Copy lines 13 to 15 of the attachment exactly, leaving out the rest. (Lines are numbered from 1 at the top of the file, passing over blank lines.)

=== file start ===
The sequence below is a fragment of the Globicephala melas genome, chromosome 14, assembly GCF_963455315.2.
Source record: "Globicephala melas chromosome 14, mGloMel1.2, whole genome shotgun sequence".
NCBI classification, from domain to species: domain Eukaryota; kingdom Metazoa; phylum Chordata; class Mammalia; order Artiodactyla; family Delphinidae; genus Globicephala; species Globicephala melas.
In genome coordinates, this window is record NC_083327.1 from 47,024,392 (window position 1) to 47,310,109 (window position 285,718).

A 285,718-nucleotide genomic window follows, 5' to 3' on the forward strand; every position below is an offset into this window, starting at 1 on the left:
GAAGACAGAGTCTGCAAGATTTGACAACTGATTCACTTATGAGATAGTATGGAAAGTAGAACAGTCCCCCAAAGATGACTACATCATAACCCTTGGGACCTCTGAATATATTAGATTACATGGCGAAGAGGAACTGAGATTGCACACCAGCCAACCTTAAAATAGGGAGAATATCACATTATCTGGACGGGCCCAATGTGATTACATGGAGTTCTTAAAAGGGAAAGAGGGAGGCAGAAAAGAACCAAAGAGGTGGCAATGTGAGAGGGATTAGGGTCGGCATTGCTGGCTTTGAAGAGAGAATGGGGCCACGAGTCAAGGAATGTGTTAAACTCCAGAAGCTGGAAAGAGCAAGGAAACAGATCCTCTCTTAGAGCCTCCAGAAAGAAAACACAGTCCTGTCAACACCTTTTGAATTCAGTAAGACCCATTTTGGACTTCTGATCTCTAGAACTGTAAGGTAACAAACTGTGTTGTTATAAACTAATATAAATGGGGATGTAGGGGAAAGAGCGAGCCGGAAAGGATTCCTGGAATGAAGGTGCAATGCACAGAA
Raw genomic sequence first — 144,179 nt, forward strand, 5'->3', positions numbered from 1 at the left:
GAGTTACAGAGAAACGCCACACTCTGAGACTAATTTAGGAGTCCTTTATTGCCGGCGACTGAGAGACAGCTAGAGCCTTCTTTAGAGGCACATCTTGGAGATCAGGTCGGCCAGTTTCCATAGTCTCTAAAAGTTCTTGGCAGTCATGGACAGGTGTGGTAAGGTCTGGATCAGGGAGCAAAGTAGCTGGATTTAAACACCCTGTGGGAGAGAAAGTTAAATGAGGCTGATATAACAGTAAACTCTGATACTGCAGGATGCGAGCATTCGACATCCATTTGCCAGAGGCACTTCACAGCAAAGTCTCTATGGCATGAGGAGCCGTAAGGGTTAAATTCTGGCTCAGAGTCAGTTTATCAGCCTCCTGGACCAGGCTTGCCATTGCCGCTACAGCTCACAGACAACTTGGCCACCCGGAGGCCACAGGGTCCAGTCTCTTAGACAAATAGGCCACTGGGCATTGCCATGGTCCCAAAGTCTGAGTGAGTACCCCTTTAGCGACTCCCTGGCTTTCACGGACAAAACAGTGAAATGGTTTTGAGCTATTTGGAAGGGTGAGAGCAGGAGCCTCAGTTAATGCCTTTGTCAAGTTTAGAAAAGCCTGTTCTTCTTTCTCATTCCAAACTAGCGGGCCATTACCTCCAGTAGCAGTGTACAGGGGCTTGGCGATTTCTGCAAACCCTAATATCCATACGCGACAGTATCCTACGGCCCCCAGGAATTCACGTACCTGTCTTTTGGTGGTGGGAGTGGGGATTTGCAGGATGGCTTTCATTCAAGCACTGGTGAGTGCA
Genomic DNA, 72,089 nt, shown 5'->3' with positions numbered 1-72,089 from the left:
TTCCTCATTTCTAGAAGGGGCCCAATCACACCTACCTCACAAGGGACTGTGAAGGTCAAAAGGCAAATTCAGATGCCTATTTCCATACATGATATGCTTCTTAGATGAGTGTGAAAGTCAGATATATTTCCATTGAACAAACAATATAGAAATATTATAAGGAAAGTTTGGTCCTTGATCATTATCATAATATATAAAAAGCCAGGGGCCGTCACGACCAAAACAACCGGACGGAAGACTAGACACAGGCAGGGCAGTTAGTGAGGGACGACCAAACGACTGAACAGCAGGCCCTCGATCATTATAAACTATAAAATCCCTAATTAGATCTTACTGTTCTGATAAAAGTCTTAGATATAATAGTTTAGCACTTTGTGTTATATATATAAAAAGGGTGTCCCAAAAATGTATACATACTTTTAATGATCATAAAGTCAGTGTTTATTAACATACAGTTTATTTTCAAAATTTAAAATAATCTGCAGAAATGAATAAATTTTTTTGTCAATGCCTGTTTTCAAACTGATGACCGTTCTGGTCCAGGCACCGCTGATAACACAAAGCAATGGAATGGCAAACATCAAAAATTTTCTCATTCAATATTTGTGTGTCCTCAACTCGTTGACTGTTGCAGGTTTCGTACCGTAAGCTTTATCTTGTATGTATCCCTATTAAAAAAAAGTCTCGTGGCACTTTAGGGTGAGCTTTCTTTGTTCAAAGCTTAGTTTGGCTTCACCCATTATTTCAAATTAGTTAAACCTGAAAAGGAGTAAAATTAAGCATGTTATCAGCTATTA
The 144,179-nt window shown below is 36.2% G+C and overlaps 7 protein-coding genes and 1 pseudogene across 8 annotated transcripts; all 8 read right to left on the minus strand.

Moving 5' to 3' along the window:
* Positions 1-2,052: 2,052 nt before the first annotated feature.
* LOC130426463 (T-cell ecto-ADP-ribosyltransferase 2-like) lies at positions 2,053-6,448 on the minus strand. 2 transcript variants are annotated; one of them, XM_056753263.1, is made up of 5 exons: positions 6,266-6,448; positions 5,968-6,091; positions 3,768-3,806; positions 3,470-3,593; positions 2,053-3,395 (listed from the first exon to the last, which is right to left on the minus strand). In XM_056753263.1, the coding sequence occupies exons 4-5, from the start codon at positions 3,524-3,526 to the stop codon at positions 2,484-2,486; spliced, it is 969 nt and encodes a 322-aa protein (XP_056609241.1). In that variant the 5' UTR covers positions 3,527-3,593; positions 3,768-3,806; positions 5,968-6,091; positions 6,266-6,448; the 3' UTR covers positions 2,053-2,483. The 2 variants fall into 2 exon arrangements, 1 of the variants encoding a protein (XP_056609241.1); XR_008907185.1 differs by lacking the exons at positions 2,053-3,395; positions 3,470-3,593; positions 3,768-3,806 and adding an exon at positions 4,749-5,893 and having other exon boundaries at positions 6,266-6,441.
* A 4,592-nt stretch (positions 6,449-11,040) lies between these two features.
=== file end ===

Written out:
* Positions 1-2,052: 2,052 nt before the first annotated feature.
* LOC130426463 (T-cell ecto-ADP-ribosyltransferase 2-like) lies at positions 2,053-6,448 on the minus strand. 2 transcript variants are annotated; one of them, XM_056753263.1, is made up of 5 exons: positions 6,266-6,448; positions 5,968-6,091; positions 3,768-3,806; positions 3,470-3,593; positions 2,053-3,395 (listed from the first exon to the last, which is right to left on the minus strand). In XM_056753263.1, the coding sequence occupies exons 4-5, from the start codon at positions 3,524-3,526 to the stop codon at positions 2,484-2,486; spliced, it is 969 nt and encodes a 322-aa protein (XP_056609241.1). In that variant the 5' UTR covers positions 3,527-3,593; positions 3,768-3,806; positions 5,968-6,091; positions 6,266-6,448; the 3' UTR covers positions 2,053-2,483. The 2 variants fall into 2 exon arrangements, 1 of the variants encoding a protein (XP_056609241.1); XR_008907185.1 differs by lacking the exons at positions 2,053-3,395; positions 3,470-3,593; positions 3,768-3,806 and adding an exon at positions 4,749-5,893 and having other exon boundaries at positions 6,266-6,441.
* A 4,592-nt stretch (positions 6,449-11,040) lies between these two features.